Hamilton is known for flipping heartbreak into a blessing as heard on his biggest ballad “Charlene.” After a significant relationship had ended, he left his one-bedroom brownstone apartment in Harlem on 146th Street and Convent Avenue and took the train to 33rd Street to meet with producer Batson at a Manhattan recording studio. “My record deal [at the time], I was pretty much trying to get off. I remember I didn’t have a lot of money. At that time, I was heartbroken,” he reflects. “I just poured my heart out and [“Charlene”] was one of the songs that came out of it.” He notes that his soulful formula stays consistent with What I’m Feelin’, even on a personal level. “I’m fully capable of taking from a broken place and truly turning it into something amazing,” says Hamilton confidently. “I’m truly capable of loving in spite of my situation. I think I still have a fear of letting go to a degree and I think there’s preparations I need to do to get there. I’m not done yet.”

Hamilton’s decorated catalog includes his 2003 debut, Comin’ From Where I’m From (which carried the hit title track), 2005’s Ain’t Nobody Worryin’ among other efforts. He has earned several Grammy nominations, like “Po’ Folks,” the 2002 Nappy Roots collaboration that earned a nod for best rap/sung collaboration, and won his first trophy in 2009 for best traditional R&B vocal performance for his duet with Al Green on “You’ve Got The Love I Need.” He has also lent his vocals to a variety of talent includingNas, Rick Ross, Carlos Santana, Jill Scott, Tupac, and Al Green to name a few. His first album in over five years, What I’m Feelin’, will be released via RCA Records on March 25th.


KEITH SWEAT, a Harlem-born R&B singer/songwriter known for his distinctive "whining" vocal style, co-produced 1984/1985 singles by GQ and Roberta Gilliam and issued independent singles of his own ("Lucky Seven" and "My Mind Is Made Up"), but he didn't release his debut full-length for Elektra, Make It Last Forever, until November 1987. The album sold over three-million copies, spawning the hits "I Want Her" (number one R&B, number five pop), "Something Just Ain't Right" (number three R&B), "Make It Last Forever" (number two R&B), and "Don't Stop Your Love" (number nine R&B). It was followed in 1990 by I'll Give All My Love to You, another million-seller, which featured the hits "Make You Sweat" (number one R&B, number 14 pop), "Merry Go Round" (number two R&B), "I'll Give All My Love to You" (number one R&B, number seven pop), and "Your Love, Pt. 2" (number four R&B). Sweat's third album was Keep It Comin', an R&B chart-topper at the end of 1991 whose title track was another number one R&B hit.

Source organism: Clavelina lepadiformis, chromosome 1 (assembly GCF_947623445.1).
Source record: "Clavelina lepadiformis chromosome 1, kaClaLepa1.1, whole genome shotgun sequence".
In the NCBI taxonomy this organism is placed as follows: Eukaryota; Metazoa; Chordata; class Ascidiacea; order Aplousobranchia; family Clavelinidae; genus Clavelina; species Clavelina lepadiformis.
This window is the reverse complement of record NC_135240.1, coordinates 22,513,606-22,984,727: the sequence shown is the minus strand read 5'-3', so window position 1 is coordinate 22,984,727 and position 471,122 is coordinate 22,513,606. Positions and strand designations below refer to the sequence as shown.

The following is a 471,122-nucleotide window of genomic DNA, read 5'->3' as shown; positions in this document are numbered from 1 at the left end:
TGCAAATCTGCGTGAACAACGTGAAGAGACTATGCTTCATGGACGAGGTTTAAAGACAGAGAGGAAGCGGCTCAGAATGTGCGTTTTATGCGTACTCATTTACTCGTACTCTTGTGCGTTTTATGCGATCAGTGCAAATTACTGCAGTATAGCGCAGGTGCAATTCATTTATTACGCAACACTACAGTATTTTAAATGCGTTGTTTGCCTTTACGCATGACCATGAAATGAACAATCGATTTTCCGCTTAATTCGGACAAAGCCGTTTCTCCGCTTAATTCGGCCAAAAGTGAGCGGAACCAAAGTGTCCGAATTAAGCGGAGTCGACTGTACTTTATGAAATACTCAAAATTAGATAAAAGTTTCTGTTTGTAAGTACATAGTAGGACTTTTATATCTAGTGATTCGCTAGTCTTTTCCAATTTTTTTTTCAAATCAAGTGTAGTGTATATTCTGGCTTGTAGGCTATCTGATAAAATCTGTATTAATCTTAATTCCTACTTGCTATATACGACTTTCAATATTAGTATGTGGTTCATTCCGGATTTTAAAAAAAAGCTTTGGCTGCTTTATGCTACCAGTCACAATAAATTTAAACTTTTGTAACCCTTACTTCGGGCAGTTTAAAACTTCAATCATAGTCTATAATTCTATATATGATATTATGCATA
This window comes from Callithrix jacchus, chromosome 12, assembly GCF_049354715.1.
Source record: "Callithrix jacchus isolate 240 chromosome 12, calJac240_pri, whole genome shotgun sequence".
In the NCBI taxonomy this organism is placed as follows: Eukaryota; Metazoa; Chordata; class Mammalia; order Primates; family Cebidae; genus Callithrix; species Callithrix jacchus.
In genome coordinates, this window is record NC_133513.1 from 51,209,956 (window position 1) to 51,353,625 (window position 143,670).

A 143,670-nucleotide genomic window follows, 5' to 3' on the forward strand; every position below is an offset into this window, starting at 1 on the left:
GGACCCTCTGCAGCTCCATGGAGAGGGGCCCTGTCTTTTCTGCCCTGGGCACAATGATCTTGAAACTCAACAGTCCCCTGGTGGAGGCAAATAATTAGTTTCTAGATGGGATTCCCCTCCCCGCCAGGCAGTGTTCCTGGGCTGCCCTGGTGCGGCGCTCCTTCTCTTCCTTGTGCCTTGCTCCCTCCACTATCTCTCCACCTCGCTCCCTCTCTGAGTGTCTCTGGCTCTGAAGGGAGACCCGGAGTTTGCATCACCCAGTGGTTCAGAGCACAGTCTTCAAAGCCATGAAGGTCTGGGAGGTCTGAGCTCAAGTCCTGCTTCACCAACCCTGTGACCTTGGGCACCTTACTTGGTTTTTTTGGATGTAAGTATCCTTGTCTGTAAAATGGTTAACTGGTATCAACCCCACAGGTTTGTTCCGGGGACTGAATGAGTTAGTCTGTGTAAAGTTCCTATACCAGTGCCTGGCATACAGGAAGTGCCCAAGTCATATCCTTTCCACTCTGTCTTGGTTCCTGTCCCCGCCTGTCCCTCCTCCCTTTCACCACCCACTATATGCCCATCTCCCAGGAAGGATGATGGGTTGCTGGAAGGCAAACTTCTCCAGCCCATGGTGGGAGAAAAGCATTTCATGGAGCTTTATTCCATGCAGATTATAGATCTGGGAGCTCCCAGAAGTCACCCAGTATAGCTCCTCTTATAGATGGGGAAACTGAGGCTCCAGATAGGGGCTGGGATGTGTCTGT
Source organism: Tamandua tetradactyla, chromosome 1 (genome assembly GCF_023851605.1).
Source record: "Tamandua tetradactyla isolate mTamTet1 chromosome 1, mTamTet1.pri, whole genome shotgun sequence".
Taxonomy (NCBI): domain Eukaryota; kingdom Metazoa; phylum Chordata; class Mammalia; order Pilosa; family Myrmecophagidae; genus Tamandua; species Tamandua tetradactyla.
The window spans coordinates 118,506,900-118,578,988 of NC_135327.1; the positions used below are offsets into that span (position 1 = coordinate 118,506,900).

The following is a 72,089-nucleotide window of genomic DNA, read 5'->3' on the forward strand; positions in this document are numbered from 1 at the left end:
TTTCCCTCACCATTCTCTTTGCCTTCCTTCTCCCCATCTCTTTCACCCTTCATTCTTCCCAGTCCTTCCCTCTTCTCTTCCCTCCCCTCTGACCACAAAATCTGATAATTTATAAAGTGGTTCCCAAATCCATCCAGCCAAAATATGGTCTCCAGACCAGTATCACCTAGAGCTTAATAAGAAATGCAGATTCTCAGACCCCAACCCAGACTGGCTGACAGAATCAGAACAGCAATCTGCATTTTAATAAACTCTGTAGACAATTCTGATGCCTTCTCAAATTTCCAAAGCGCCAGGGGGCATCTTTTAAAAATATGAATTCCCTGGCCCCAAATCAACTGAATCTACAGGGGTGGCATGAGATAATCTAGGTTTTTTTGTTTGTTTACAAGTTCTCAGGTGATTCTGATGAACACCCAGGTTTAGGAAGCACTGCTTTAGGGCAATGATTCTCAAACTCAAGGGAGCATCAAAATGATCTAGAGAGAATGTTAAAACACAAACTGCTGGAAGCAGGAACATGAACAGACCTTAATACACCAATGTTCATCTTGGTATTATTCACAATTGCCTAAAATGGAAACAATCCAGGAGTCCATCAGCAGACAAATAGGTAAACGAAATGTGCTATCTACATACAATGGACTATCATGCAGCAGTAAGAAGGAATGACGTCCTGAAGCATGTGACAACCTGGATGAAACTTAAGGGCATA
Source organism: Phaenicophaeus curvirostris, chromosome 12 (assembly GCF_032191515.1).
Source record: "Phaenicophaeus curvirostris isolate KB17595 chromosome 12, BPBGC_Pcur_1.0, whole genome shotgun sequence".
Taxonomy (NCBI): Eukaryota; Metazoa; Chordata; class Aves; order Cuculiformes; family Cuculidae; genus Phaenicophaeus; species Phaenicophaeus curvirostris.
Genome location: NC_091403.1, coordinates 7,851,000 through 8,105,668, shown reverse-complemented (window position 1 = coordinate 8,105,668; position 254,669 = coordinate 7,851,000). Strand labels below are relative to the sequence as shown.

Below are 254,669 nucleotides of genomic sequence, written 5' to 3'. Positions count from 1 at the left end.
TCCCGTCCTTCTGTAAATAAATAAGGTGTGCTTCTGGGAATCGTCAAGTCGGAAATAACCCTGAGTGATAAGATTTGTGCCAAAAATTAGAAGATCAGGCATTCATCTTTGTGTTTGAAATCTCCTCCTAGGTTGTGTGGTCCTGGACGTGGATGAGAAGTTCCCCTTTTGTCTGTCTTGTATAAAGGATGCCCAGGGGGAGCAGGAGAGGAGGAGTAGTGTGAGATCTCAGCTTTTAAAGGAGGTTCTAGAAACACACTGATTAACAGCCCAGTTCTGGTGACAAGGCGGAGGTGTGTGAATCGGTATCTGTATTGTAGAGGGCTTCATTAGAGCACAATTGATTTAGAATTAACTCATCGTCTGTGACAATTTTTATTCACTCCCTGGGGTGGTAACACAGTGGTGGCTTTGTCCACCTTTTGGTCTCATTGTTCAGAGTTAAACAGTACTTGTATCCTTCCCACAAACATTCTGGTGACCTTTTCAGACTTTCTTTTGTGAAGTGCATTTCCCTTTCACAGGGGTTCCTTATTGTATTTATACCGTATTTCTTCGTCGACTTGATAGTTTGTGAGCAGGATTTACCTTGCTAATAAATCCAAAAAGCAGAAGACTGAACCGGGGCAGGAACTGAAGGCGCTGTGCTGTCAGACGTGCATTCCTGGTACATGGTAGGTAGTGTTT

Through the end of the '90s, Sweat's mainstream profile wasn't quite as high, but he remained a major force in R&B as he recorded the occasional contemporary set, including Get Up on It (1994), Keith Sweat (1996), and Still in the Game (1998). Additionally, the first of two albums recorded with Gerald LeVert and Johnny Gill, billed as LSG, was considerably successful, and he also produced a handful of prominent '90s acts, such as Silk, Kut Klose, and Dru Hill. The following decade began with Didn't See Me Coming (2000) and Rebirth (2002), his final releases for Elektra. He moved to Atco for Just Me (an R&B chart-topper in 2008), then to Kedar for Ridin' Solo (2010). 'Til the Morning (2011) was the first release on his KDS label. Sweat starred in the Centric channel's reality program Keith Sweat's Platinum House, in which he facilitated a turbulent Dru Hill reunion. Dress to Impress (2016) featured that group, as well as Silk, as guest collaborators. At the time of its release, The Sweat Hotel, his long-running syndicated radio program dedicated to R&B from the '70s to the present, was nearing its tenth anniversary. ~ William Ruhlmann & Andy Kellman, Rovi

GUY FEATURING TEDDY RILEY: Guy was formed in Harlem, New York in 1987 by R&B singer-songwriters Teddy Riley, Aaron Hall, and Timmy Gatling. Riley and Gatling were childhood friends growing up in Harlem, and previously collaborated in the band Kids At Work.[1] Hall was recruited to join what would become Guy.[2] As well as writing songs for their own group, Riley and Hall collaborated on other songwriting and production projects, including Bobby Brown's "My Prerogative" and Johnny Kemp's "Just Got Paid".[1]

DRU HILL: Founded in 1992 as "14K Harmony," the group, discovered by manager Kevin Peck, evolved to become "Dru Hill" in 1996, engraving itself into the legacy of R&B music and bringing a dynamic sound to the ever-changing industry. Known for hits like "Tell Me," "In My Bed," "Never Make a Promise," and "How Deep Is Your Love," the group has given the world music for the ages. As the dynamic quartet gears up to celebrate their 20th Anniversary, it’s clear that they’ve just gotten started. In celebration of their journey thus far, the group has exciting surprises in store for its expanding fan base everywhere. Recording new material and continuously performing at sold-out venues around the globe, Dru Hill continues to solidify its legacy as one of the greatest groups of all time.